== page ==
Once you discover that physical touch is the primary love language of your spouse, you are limited only by your imagination on ways to express love. Coming up with new ways and places to touch can be an exciting challenge. If you have not been an “under-the-table toucher,” you might find that it will add a spark to your dining out. If you are not accustomed to holding hands in public, you may find that you can fill your spouse’s emotional love tank as you stroll through the parking lot. If you don’t normally kiss as soon as you get into the car together, you may find that it will greatly enhance your travels. Hugging your spouse before she goes shopping may not only express love, it may bring her home sooner. Try new touches in new places and let your spouse five you feedback on whether he finds it pleasurable or not. Remember, he has the final word. You are leaning to speak his language.

The Body is for Touching:
Whatever there is of me resides in my body. To touch my body is to touch me. To withdraw from my body is to distance yourself from me emotionally. In our society shaking hands is a way to communicating openness and social closeness to another individual. When on rare occasions one man refuses to shake hands with another, it communicates a message that things are not right in their relationship. All societies have some form of physical touching as a means of social greeting. The average American male may not feel comfortable with the European bear hug and kiss, but he Europe that serves the same function as our shaking hands.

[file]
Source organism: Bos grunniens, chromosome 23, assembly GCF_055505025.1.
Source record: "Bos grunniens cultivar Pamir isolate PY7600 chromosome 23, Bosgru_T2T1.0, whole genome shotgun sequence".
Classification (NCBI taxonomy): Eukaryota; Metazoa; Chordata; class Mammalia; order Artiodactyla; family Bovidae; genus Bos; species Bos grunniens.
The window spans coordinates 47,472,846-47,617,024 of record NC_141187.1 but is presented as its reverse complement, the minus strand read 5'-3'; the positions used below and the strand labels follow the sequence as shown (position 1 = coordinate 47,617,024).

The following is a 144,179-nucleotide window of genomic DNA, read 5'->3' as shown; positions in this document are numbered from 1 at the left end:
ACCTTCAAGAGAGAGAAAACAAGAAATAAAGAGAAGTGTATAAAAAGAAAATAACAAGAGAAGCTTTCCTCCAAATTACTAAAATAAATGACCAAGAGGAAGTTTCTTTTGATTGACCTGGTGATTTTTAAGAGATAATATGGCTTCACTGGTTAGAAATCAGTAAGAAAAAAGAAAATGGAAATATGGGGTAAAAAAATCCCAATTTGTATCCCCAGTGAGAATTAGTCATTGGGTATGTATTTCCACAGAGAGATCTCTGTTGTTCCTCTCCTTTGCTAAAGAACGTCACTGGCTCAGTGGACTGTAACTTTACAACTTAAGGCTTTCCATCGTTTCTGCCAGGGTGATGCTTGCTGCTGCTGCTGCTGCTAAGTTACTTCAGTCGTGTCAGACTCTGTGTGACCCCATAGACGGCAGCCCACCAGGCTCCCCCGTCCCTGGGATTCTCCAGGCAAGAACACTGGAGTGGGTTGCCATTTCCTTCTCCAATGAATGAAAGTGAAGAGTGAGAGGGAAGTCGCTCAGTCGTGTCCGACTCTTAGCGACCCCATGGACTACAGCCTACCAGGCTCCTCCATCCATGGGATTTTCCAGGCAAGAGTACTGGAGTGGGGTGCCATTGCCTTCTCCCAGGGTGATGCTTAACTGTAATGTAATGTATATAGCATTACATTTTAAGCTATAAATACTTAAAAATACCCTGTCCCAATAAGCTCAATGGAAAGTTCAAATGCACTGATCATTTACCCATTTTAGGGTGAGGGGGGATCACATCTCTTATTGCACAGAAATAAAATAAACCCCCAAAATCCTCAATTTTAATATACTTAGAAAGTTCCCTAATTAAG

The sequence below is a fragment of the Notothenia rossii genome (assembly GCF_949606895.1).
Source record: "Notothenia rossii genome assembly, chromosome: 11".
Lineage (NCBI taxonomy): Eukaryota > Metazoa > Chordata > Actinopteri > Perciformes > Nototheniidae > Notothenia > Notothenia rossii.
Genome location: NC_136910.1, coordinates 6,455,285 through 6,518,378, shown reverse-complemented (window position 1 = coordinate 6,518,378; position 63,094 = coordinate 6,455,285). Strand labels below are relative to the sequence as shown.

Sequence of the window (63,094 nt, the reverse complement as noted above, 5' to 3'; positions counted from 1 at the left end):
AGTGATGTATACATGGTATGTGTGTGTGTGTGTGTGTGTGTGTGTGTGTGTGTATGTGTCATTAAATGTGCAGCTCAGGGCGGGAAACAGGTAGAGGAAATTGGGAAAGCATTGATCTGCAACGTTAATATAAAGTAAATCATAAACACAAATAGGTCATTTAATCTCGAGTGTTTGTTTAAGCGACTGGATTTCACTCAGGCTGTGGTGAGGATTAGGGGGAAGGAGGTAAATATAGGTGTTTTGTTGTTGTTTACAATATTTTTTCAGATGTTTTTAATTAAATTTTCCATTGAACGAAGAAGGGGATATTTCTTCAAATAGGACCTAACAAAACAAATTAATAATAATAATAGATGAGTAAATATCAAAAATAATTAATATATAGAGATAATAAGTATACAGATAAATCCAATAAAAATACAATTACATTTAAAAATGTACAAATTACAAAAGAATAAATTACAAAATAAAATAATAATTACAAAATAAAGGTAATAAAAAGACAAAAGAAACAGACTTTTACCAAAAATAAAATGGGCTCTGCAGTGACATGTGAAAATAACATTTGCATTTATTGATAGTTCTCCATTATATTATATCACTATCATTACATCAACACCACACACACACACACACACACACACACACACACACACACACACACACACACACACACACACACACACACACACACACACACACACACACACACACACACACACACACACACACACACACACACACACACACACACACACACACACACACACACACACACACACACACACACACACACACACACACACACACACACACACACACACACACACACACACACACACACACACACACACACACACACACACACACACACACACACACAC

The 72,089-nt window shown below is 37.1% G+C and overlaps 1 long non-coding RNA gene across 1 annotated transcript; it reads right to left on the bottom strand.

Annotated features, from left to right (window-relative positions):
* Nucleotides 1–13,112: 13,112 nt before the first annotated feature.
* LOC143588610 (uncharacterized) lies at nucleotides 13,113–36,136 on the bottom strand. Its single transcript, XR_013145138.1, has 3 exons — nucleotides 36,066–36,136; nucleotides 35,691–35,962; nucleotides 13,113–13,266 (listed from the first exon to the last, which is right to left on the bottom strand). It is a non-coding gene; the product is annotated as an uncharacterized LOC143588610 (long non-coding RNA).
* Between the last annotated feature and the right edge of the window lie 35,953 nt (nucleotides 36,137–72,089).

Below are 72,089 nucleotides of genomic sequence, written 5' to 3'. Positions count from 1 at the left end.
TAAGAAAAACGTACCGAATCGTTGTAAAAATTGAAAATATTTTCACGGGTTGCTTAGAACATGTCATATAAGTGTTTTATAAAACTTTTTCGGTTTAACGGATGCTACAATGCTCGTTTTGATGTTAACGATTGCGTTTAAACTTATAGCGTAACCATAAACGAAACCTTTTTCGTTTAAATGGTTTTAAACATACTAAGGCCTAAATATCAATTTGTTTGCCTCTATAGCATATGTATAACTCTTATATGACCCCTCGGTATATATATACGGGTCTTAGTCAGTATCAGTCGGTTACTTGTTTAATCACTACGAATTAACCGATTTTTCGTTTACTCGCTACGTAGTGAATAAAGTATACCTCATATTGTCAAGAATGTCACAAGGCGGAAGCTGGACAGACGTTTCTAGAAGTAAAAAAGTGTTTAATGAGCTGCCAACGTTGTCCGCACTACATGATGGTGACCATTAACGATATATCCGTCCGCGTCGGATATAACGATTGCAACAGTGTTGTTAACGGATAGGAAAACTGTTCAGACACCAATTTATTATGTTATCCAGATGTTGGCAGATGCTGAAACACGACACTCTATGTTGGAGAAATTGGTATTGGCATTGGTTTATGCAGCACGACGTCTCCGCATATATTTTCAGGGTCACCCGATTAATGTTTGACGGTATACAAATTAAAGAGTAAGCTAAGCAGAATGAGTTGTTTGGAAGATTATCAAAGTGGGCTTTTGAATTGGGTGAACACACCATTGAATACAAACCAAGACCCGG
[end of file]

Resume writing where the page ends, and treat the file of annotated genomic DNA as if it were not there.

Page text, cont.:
There are appropriate and inappropriate ways to touch members of the opposite sex in every society. The recent attention to sexual harassment has highlighted the inappropriate ways. Within our marriage, however, what is appropriate and inappropriate touching is determined by the couple themselves, within certain broad guidelines. Physical abuse is of course deemed inappropriate by society, and social organizations have been formed to help the “battered wife” and the “battered husband.” Clearly our bodies are for touching, but not for abuse.